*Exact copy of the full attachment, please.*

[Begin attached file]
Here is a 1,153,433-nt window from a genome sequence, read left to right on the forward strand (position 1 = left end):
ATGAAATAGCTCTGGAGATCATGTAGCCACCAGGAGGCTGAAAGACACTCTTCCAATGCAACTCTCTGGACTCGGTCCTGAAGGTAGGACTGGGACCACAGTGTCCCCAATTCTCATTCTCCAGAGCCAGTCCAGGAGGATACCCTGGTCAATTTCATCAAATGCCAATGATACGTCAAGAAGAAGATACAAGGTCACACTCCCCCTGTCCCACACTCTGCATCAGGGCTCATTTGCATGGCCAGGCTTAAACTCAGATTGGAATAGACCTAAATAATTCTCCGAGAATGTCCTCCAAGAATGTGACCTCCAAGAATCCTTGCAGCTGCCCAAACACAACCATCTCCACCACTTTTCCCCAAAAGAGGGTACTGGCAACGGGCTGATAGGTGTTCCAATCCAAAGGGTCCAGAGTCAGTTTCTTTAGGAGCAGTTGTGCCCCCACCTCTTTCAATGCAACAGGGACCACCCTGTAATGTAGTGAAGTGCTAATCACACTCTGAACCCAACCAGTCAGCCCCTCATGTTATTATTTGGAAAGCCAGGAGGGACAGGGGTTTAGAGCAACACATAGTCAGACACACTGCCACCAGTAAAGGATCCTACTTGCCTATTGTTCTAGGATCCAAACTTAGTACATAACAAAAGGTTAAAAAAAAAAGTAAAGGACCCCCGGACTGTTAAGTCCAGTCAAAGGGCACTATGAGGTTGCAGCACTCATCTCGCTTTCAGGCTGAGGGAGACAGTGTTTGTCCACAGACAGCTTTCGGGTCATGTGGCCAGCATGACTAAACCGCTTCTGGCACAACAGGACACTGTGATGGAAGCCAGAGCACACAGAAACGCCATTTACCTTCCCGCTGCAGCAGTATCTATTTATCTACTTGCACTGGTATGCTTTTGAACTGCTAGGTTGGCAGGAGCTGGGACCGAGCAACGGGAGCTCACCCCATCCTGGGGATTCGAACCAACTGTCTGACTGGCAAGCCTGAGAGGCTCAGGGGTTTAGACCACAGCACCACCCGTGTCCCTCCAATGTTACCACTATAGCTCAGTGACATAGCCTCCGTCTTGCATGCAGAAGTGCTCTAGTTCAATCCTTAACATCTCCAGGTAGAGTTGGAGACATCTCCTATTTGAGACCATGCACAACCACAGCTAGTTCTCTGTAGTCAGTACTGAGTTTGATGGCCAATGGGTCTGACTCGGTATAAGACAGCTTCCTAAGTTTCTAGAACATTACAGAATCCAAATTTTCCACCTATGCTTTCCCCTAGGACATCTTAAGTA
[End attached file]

Here is a 1,153,433-nt window from a genome sequence, read left to right on the forward strand (position 1 = left end):
ATGAAATAGCTCTGGAGATCATGTAGCCACCAGGAGGCTGAAAGACACTCTTCCAATGCAACTCTCTGGACTCGGTCCTGAAGGTAGGACTGGGACCACAGTGTCCCCAATTCTCATTCTCCAGAGCCAGTCCAGGAGGATACCCTGGTCAATTTCATCAAATGCCAATGATACGTCAAGAAGAAGATACAAGGTCACACTCCCCCTGTCCCACACTCTGCATCAGGGCTCATTTGCATGGCCAGGCTTAAACTCAGATTGGAATAGACCTAAATAATTCTCCGAGAATGTCCTCCAAGAATGTGACCTCCAAGAATCCTTGCAGCTGCCCAAACACAACCATCTCCACCACTTTTCCCCAAAAGAGGGTACTGGCAACGGGCTGATAGGTGTTCCAATCCAAAGGGTCCAGAGTCAGTTTCTTTAGGAGCAGTTGTGCCCCCACCTCTTTCAATGCAACAGGGACCACCCTGTAATGTAGTGAAGTGCTAATCACACTCTGAACCCAACCAGTCAGCCCCTCATGTTATTATTTGGAAAGCCAGGAGGGACAGGGGTTTAGAGCAACACATAGTCAGACACACTGCCACCAGTAAAGGATCCTACTTGCCTATTGTTCTAGGATCCAAACTTAGTACATAACAAAAGGTTAAAAAAAAAAGTAAAGGACCCCCGGACTGTTAAGTCCAGTCAAAGGGCACTATGAGGTTGCAGCACTCATCTCGCTTTCAGGCTGAGGGAGACAGTGTTTGTCCACAGACAGCTTTCGGGTCATGTGGCCAGCATGACTAAACCGCTTCTGGCACAACAGGACACTGTGATGGAAGCCAGAGCACACAGAAACGCCATTTACCTTCCCGCTGCAGCAGTATCTATTTATCTACTTGCACTGGTATGCTTTTGAACTGCTAGGTTGGCAGGAGCTGGGACCGAGCAACGGGAGCTCACCCCATCCTGGGGATTCGAACCAACTGTCTGACTGGCAAGCCTGAGAGGCTCAGGGGTTTAGACCACAGCACCACCCGTGTCCCTCCAATGTTACCACTATAGCTCAGTGACATAGCCTCCGTCTTGCATGCAGAAGTGCTCTAGTTCAATCCTTAACATCTCCAGGTAGAGTTGGAGACATCTCCTATTTGAGACCATGCACAACCACAGCTAGTTCTCTGTAGTCAGTACTGAGTTTGATGGCCAATGGGTCTGACTCGGTATAAGACAGCTTCCTAAGTTTCTAGAACATTACAGAATCCAAATTTTCCACCTATGCTTTCCCCTAGGACATCTTAAGTA